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Authors: Catherine Madera

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BOOK: Rain Shadow
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“Like I was saying, it takes certai
n
interpersona
l
skills to succeed as a real estate agent. You have to like people and be interested in getting them what they need.” 

While Steve droned on, Taylor thought of Melissa and felt a twinge of envy. What would it be like to be both good at somethin
g
an
d
passionate about it? Taylor could totally see Melissa owning Holy Grounds and taking the business straight to the top. Her own little coffee shop utopia. In the process Taylor had the chance to do her first real estate deal as an agent. They’d both get something important out of the experience. Instead of being excited, however, Taylor felt melancholy. Her time at the coffee stand would soon end. Working there was a temporary gig, something to fill the time and provide a little cash while waiting for real estate to take over. As she thought of Melissa’s dreams, she wished to somehow be a part of them.

“Are you listening?

“Huh?”

Steve frowned then patted her knee. “You have a lot to learn, Taylor,
and it’s my job to teach you.” He squeezed her thigh with meaty fingers. “Go call that woman who wants to see the strip mall space for rent. Let’s make sure she’s still planning to meet us after lunch.”

Taylor rose from her chair, ignoring Steve’s outstretched hand holding an empty coffee mug.

“Aaahem.”

“Did you need something?”

“I think you know what I need,” Steve winked. “This is a good opportunity
to practice your people skills.”

Taylor forced herself to remain pleasant and took the mug. She wondered if Steve had some sort of winking disease.

After Steve had consumed six soft tacos and a milk shake, they made their way to The Plaza and the small business space available for rent. Steve managed six of the ten rented spaces. It was a good location and he’d shared details of the unit with Taylor including the monthly fees—$550, plus utilities, and a minimum year lease.

“Hi, I’m Helen.” A trim middle aged woman with long braided hair and no make-up waited on the side walk outside the strip mall. She wore an ankle length tie-dyed skirt made of wool and smelled like soap.

Steve grabbed the woman’s hand and shook it vigorously, “Good to meet you, I’m Steve. This is my assistant, Taylor.” Orange-colored taco sauce formed a thin outline at the corners of his mouth. “Now, let’s have a look at this unit. Outstanding location and very modern.”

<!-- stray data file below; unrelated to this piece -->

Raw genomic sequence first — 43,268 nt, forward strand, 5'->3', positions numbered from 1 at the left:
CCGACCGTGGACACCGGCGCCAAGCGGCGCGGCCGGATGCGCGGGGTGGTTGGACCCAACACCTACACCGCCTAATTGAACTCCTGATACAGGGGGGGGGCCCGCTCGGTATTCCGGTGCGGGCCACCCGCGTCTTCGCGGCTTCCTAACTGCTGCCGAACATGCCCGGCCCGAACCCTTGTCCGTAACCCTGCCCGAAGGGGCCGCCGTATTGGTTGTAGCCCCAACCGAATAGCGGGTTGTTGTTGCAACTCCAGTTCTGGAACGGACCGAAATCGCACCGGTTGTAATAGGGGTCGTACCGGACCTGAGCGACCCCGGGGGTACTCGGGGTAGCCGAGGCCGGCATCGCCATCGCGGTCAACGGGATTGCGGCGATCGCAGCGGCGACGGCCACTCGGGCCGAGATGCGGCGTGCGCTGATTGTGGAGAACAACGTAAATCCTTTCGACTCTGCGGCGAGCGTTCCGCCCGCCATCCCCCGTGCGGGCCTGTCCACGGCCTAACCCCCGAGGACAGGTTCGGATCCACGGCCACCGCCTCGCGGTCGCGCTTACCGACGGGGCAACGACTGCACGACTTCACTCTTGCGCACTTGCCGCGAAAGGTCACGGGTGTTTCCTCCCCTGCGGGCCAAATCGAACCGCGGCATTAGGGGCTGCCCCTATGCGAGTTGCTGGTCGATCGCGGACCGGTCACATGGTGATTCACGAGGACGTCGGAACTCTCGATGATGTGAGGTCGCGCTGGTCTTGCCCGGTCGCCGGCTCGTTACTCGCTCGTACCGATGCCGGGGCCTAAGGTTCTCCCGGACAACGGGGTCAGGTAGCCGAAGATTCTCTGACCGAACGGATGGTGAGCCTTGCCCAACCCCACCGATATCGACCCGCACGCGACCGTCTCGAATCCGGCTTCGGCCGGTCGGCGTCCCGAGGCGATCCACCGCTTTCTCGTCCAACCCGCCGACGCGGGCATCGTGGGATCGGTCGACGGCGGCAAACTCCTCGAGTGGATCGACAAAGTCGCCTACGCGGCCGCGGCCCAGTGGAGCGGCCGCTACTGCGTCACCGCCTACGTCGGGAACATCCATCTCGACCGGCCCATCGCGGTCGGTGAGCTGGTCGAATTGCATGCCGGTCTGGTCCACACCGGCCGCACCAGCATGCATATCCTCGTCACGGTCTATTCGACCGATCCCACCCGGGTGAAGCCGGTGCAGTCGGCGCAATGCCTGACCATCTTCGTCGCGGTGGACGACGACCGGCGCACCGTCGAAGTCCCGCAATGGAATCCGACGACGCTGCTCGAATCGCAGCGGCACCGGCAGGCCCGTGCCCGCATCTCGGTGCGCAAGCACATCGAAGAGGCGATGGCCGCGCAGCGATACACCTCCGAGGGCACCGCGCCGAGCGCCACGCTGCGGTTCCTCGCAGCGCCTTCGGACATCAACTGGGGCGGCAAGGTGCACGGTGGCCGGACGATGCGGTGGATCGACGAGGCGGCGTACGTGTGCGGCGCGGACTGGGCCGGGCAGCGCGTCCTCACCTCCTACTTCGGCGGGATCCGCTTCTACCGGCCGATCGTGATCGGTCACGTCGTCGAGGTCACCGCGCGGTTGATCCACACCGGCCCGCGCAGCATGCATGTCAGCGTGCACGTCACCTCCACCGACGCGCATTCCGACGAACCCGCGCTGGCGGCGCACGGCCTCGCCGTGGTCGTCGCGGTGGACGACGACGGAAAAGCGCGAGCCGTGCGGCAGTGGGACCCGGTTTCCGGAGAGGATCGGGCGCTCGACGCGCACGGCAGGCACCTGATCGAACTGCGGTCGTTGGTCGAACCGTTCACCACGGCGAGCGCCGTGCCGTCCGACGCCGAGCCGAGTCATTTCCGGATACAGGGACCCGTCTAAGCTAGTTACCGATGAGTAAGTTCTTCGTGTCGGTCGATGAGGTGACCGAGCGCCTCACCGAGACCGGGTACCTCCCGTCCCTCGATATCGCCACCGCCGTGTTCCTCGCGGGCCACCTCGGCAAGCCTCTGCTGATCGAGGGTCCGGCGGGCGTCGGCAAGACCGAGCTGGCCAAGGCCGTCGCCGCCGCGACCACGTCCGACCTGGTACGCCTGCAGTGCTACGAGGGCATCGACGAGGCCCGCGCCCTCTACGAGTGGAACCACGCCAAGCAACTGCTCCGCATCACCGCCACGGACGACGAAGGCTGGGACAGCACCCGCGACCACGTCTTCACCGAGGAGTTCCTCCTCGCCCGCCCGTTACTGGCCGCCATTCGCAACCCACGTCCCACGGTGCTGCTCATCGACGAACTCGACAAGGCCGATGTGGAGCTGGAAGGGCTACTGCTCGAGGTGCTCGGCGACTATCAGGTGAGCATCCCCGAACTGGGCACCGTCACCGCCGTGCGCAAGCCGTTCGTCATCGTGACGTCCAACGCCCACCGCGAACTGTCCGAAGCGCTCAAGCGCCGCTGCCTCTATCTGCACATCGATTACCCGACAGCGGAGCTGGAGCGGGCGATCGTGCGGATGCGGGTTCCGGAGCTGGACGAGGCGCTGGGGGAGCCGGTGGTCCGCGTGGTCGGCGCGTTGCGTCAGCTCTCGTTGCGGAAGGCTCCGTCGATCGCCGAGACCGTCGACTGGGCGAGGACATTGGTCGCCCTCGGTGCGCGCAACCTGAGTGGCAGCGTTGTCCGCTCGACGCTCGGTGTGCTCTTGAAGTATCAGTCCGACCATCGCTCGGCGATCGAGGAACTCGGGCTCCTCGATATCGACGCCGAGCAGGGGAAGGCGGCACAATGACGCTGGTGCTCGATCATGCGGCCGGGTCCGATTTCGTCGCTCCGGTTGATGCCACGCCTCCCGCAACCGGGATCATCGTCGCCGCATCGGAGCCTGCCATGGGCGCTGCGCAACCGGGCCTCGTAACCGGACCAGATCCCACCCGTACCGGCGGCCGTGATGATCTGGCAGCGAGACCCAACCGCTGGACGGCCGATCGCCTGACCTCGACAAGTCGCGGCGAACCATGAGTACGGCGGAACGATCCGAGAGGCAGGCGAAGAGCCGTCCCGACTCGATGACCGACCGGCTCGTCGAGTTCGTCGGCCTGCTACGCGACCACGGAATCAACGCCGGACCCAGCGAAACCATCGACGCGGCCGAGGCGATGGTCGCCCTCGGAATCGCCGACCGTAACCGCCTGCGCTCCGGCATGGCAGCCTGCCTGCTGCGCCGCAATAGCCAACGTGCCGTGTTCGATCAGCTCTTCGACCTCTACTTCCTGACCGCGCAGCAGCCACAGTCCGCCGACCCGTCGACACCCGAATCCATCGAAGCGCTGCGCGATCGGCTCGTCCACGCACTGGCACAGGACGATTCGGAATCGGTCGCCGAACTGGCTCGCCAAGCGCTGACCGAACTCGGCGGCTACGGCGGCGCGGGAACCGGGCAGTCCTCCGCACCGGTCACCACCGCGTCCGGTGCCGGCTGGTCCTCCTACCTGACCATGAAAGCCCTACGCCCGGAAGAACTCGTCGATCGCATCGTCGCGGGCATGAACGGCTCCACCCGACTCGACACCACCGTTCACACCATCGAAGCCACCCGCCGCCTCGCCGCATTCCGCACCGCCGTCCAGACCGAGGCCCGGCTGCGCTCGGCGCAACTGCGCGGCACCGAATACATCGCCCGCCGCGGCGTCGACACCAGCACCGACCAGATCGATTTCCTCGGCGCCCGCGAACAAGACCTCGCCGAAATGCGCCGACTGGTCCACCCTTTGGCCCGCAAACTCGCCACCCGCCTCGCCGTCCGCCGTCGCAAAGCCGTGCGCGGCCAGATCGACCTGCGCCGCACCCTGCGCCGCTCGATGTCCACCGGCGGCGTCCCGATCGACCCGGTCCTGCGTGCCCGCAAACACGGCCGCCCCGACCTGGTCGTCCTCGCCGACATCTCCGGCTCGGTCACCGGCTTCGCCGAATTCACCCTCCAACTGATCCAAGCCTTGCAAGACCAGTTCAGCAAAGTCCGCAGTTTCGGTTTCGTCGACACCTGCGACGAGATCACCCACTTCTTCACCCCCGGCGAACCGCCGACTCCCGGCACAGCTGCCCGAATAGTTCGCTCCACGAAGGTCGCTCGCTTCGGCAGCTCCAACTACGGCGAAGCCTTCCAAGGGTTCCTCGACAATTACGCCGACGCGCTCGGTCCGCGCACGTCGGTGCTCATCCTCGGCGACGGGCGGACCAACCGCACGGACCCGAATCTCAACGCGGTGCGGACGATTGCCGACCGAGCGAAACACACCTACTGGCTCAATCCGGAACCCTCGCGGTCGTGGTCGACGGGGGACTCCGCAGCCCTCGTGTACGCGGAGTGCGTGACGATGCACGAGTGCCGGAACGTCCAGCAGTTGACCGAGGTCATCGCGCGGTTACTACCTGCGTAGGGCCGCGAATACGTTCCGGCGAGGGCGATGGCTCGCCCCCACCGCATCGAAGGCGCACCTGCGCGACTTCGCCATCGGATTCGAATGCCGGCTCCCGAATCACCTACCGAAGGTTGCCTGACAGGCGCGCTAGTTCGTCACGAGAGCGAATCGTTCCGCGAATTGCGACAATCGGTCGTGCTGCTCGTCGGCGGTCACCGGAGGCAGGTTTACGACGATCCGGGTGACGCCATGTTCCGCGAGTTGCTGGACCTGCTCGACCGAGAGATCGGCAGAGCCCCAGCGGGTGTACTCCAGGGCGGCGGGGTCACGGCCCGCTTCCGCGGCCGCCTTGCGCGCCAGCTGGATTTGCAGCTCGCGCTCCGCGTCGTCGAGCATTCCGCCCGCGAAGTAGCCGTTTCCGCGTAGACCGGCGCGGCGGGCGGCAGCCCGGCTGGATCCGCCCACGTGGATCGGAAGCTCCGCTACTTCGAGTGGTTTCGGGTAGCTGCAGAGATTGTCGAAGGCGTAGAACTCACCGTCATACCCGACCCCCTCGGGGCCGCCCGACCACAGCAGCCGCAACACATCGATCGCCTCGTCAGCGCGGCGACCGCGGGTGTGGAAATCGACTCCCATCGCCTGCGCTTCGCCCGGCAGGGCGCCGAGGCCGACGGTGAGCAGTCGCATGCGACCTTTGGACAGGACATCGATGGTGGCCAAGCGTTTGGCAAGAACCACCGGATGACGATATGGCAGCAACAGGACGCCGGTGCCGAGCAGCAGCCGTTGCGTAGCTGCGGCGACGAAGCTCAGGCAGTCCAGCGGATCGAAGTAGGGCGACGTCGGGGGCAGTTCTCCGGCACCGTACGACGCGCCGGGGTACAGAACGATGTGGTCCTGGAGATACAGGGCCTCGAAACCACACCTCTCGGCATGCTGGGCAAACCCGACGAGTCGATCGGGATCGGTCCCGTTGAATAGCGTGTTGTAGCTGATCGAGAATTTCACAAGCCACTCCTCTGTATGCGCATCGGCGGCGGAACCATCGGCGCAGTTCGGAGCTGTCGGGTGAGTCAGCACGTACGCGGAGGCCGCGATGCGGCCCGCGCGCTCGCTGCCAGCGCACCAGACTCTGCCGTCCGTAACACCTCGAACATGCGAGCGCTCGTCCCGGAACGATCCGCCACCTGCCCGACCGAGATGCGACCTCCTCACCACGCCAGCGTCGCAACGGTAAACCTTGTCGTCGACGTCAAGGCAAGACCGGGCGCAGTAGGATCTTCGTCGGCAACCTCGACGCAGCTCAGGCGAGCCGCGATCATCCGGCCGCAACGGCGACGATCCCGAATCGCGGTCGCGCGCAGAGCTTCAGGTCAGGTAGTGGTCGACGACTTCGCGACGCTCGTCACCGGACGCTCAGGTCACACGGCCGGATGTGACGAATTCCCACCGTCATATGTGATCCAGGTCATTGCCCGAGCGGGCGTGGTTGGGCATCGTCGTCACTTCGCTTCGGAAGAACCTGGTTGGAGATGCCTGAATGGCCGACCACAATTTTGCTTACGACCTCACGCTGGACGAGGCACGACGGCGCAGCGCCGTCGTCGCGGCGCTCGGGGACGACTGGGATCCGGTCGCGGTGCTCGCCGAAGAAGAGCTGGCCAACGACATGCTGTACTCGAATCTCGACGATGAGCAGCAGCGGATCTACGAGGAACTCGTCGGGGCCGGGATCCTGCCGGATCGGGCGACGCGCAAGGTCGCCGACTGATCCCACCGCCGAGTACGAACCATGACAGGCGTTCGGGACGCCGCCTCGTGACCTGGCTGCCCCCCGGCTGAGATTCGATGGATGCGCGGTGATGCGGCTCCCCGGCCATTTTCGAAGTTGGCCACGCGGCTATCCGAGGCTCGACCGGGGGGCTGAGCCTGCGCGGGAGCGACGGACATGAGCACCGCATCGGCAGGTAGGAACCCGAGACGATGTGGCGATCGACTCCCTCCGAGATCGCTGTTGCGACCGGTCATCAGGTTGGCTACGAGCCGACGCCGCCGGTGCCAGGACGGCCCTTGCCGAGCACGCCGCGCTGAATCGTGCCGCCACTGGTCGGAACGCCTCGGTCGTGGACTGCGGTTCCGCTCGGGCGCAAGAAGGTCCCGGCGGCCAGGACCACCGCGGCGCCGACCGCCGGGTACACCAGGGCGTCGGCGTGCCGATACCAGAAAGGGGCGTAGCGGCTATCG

Taylor said nothing as she watched Steve give Helen a tour. Across the street the drive through at Coffee By the Bay was packed on both sides. The weather was turning cool, making lattes enjoyable at all
hours of the day. Taylor thought up drink names to share with Melissa
that would promote autumn weather: Fuzzy Sweater (caramel and marshmallow) and The Hottie (cinnamon mocha).

“Time to go, Taylor Ann.”

At the sound of her name, mom-style, Taylor snapped to attention. Helen had already left the building, her bright colored skirt visible in the parking lot where she was opening the door of a vintage Volvo.

“Uh, only my mother is allowed to call me that.”

“I needed to get your attention. Again.” Steve raised his eyebrows. “Now let’s head back to the office so you can do some filing for me. Then we’ll review a list of clients you can follow up with.”

“So what did Helen think?”

“Too expensive. She wants to sell her organic goat milk soaps and lotions. This space is clearly out of her league.” Steve shook his head in disgust, “Just what we need in Bellingham, another Earth Mother selling soap.”

“Maybe it’s her dream.”

“Dreams are overrated; she needs to get her head out of the clouds. Or maybe its out of the earth.” He laughed loudly, his belly wobbling close to the steering wheel.

“What about helping people get what the
y
nee
d
? As you were saying awhile back.”

Steve’s eyes suddenly narrowed. “So you were listening. Good to know.” He belched, filling the car with the smell of cheap Mexican food. “People hardly know what they need, that’s the problem. I help them get what the
y
reall
y
need. In her case, its a road side stand.” He laughed again.

“Wha
t
I